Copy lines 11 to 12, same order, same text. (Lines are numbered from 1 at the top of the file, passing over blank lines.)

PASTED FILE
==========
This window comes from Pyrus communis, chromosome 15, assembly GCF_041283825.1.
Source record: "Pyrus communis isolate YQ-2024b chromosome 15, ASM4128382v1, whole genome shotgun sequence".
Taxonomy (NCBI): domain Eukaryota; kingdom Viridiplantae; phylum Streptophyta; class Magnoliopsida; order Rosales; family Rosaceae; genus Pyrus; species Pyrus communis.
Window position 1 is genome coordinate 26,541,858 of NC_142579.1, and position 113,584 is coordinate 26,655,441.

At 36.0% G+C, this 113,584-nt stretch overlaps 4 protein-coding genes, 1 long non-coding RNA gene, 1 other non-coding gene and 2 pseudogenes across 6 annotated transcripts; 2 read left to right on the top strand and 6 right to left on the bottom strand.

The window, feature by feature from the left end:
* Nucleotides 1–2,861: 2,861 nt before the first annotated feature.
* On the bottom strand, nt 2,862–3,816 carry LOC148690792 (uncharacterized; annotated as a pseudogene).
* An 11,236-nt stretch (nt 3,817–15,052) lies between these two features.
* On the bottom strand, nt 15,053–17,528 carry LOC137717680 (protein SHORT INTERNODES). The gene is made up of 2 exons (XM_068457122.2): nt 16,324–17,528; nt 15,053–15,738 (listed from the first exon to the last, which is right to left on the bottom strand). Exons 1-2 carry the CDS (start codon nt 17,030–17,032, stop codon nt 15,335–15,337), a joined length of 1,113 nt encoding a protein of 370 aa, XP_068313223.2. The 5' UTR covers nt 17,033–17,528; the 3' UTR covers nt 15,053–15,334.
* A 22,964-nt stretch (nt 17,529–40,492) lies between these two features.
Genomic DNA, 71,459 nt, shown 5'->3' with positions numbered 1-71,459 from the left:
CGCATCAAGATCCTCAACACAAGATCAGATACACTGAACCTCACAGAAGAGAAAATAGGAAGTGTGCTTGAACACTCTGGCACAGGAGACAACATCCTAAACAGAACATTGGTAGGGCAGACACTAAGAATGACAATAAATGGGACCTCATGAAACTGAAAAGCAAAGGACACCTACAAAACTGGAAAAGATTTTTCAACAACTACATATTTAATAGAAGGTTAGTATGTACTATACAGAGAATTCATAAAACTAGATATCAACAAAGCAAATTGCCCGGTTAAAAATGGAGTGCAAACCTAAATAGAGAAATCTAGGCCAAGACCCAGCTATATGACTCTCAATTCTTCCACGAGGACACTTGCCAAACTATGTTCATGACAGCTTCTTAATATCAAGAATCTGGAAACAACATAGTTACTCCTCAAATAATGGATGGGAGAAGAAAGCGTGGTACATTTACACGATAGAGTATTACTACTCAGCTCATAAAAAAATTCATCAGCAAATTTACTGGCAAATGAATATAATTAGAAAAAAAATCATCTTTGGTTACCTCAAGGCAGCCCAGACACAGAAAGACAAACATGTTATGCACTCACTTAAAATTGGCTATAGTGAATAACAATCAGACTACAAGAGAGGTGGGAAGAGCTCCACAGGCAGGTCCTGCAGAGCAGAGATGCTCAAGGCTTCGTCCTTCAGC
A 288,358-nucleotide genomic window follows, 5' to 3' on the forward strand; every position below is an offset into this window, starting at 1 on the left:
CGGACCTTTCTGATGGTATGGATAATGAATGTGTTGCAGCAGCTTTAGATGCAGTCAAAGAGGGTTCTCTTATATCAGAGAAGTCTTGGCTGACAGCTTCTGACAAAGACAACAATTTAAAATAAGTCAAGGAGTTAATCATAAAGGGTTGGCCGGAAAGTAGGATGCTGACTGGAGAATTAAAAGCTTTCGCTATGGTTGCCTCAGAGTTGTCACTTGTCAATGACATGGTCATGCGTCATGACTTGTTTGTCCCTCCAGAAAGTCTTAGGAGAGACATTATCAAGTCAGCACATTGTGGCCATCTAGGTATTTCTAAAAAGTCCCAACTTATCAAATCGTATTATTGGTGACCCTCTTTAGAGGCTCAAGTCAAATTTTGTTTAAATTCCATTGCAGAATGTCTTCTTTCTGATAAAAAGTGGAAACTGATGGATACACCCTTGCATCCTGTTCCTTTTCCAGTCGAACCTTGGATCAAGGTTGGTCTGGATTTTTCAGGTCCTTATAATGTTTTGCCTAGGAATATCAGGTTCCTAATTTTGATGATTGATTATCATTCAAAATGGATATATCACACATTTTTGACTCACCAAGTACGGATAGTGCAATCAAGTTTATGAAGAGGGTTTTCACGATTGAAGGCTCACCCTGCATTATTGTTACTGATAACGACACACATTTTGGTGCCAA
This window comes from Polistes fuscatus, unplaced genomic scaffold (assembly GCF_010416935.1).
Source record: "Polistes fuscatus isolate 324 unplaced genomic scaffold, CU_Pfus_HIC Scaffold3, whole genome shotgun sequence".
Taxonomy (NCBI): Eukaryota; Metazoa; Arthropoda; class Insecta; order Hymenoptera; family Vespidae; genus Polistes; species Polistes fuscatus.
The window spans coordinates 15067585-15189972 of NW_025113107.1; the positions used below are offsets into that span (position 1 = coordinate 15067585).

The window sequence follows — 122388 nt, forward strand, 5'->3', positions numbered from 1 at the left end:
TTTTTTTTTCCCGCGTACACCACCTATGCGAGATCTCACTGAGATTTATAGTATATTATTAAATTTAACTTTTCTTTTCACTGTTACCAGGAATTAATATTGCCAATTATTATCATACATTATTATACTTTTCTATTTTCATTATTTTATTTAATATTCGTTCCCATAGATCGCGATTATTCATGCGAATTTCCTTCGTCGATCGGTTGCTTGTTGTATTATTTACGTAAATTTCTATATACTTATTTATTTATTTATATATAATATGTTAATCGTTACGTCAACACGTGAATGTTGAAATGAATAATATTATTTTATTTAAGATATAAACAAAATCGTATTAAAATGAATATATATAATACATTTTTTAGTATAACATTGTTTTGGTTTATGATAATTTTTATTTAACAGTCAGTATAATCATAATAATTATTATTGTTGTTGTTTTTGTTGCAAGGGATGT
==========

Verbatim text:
* A 22,964-nt stretch (nt 17,529–40,492) lies between these two features.
Genomic DNA, 71,459 nt, shown 5'->3' with positions numbered 1-71,459 from the left: